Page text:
I received a commission to write a piece for piano and children’s chorus. So, I wrote a little lullaby on a William Blake text. I thought it was sweet, and that a publisher might be interested. So, I sent it off to one of my usual sources. No one was interested.

A few years later, I needed to use the piece again. I thought, “This piece sort of sounds like Gershwin went to church. It would sound more like that if I swung the rhythm. So, I reset the work using swung rhythms. I sent it off again with a nice recording, and it was accepted for publication. I signed the contract and sent files to the copyist. Everything was ready to go. Then I got the phone call.

“Kurt, the people at Hal Leonard want you to change the key.”

“Why? It’s in the right key as it is.”

“I agree, but they say that they can’t sell music in D flat major. A choral director looking at the piece casually will see all those flats and just put it down.”

“Yes, but it’s written for young singers. An A flat is good high note. You can’t move the piece down without changing the mood and making it too low for the lower voices. If we put it up to D, it will sound too bright, and the difference between an A flat and an A in a young voice is significant.”

“I agree with you on all of this, nevertheless, they aren’t going to print it if you don’t put it in D. Two sharps sells. Five flats doesn’t.”

“I don’t think it will sell if I move it up to D, but fine.”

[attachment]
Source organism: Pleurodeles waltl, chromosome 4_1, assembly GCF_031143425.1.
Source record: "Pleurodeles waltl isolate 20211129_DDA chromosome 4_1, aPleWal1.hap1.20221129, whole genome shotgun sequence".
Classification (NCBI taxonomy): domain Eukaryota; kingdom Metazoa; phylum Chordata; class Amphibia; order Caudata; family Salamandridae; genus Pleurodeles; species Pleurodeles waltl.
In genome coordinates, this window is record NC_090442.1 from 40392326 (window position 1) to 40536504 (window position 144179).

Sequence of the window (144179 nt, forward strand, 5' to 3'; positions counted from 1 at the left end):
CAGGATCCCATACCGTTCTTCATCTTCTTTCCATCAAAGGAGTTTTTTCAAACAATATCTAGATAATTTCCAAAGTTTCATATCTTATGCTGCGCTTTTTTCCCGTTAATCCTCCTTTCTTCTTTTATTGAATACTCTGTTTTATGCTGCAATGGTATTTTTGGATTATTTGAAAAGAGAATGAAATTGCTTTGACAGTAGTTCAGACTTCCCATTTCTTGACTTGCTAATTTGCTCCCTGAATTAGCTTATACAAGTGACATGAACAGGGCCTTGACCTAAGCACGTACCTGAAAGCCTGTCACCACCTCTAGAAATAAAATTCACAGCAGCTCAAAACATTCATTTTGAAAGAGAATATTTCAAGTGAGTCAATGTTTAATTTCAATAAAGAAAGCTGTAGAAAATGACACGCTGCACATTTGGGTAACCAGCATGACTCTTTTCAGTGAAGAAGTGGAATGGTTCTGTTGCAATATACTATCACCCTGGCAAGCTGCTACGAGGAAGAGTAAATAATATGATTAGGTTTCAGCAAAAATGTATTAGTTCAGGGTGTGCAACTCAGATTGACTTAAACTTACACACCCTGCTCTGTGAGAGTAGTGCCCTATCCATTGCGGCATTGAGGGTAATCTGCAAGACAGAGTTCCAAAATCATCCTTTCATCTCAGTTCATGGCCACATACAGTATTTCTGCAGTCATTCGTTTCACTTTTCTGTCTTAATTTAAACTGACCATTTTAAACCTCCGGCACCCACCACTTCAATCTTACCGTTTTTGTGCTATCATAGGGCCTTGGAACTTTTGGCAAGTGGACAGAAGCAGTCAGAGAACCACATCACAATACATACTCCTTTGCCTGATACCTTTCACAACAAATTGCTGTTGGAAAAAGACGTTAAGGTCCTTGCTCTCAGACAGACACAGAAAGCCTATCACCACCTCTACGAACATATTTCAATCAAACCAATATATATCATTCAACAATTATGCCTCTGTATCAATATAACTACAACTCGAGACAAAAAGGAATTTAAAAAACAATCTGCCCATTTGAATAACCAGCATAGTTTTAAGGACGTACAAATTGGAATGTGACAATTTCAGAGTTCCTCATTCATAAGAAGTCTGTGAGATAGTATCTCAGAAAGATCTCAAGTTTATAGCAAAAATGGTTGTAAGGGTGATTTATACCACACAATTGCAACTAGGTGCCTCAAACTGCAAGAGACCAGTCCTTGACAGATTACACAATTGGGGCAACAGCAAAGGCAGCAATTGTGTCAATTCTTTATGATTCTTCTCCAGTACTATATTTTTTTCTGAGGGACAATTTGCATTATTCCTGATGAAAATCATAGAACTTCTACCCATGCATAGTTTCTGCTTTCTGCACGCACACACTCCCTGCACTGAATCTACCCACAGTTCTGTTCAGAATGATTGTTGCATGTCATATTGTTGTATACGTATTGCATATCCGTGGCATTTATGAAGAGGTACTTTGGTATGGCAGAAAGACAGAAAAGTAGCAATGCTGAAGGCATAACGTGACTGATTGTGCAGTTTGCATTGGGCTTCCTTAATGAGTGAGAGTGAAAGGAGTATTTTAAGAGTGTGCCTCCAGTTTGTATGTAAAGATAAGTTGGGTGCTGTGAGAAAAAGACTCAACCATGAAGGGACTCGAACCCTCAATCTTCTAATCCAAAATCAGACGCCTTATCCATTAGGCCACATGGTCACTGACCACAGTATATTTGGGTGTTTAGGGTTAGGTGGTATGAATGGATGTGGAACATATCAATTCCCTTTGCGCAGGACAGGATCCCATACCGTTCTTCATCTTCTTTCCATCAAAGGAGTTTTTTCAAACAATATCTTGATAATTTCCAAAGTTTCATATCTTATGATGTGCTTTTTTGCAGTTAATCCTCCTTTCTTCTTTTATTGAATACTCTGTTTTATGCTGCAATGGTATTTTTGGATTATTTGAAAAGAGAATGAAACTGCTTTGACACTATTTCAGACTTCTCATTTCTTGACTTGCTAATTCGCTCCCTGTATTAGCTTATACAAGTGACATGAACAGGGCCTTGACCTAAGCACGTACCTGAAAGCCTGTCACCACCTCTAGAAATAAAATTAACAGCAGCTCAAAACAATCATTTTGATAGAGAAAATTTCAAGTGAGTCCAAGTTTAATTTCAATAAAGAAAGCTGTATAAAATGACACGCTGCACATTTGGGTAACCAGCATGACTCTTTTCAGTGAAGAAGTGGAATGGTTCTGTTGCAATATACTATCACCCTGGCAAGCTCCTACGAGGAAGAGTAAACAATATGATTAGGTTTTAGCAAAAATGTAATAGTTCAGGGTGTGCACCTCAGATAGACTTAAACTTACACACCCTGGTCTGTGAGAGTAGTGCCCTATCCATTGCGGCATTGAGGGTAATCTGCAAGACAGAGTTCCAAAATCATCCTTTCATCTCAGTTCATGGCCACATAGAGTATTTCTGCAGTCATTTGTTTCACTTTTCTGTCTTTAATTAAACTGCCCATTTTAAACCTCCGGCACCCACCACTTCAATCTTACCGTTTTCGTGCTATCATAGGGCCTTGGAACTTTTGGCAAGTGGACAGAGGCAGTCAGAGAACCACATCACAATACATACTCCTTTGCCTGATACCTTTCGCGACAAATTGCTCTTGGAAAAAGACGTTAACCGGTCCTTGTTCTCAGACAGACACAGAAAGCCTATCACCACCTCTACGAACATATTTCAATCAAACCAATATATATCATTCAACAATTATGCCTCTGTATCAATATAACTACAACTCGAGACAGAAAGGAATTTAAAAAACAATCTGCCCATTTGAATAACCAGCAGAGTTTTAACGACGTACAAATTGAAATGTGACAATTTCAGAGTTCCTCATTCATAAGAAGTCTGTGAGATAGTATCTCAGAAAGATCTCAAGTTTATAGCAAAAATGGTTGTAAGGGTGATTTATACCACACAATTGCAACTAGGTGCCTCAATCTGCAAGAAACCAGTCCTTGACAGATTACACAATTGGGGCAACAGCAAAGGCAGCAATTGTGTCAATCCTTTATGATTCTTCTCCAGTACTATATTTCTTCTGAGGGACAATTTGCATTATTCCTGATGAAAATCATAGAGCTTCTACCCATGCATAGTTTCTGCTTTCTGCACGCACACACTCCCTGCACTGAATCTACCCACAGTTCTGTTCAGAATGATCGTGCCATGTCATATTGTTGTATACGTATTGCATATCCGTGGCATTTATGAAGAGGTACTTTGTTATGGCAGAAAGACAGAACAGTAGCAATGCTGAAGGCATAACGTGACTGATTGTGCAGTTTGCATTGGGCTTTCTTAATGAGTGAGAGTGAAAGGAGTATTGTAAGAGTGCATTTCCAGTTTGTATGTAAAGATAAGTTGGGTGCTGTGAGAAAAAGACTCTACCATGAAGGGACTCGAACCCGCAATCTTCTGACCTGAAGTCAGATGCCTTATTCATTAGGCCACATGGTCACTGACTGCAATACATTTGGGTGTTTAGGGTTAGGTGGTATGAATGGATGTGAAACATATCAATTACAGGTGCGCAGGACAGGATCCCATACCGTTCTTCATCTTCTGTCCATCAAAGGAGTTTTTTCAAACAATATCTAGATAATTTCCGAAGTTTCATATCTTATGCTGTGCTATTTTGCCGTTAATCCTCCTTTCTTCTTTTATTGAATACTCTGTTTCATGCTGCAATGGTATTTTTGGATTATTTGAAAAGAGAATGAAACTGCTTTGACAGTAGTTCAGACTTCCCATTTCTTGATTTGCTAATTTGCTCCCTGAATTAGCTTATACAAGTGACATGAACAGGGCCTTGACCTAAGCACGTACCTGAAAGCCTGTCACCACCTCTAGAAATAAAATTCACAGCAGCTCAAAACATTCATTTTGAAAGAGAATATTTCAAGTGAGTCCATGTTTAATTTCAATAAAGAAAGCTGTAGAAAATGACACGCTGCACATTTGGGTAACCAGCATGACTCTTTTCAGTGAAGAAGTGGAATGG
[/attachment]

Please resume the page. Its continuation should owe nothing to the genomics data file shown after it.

So, I moved it up to D, and it didn’t sell.

The point here is very clear. The publishing industry is not interested in the creative freedom and wisdom of composers. They are a business that believes that D Major should be chosen over D flat major because of financial reasons instead of artistic ones.

At a national convention one year, I got the chance to chat with the business manager of a publishing house. He was the bean counter, numbers guy. I was talking to him about his business model and how they decided what to publish. He was, to his credit, very honest and frank with me.

“Our model is simple,” he said.  “We publish pieces that we believe will sell 5000 copies in their first year. We don’t care what they do after that. If they continue to sell, that’s a bonus, but our company is designed around publishing works that will sell 5000 copies in the first year.”

I believe that most of the traditional publishers are so worried about financial considerations that they are no longer committed to artistic values. There is not even a commitment to promoting a work after it has been in print for more than a year – unless it is selling well.

At MusicSpoke, we are working to build a new model of publishing that is based around artistic freedom and integrity. We believe that the composer should have the freedom to decide what the right key of a work should be without concern for the financial implications if that’s what she or he desires. You own the rights. You get the profits. You retain your artistic integrity and freedom. So visit us at MusicSpoke and sign up. Help us put power back in the hands of the artists.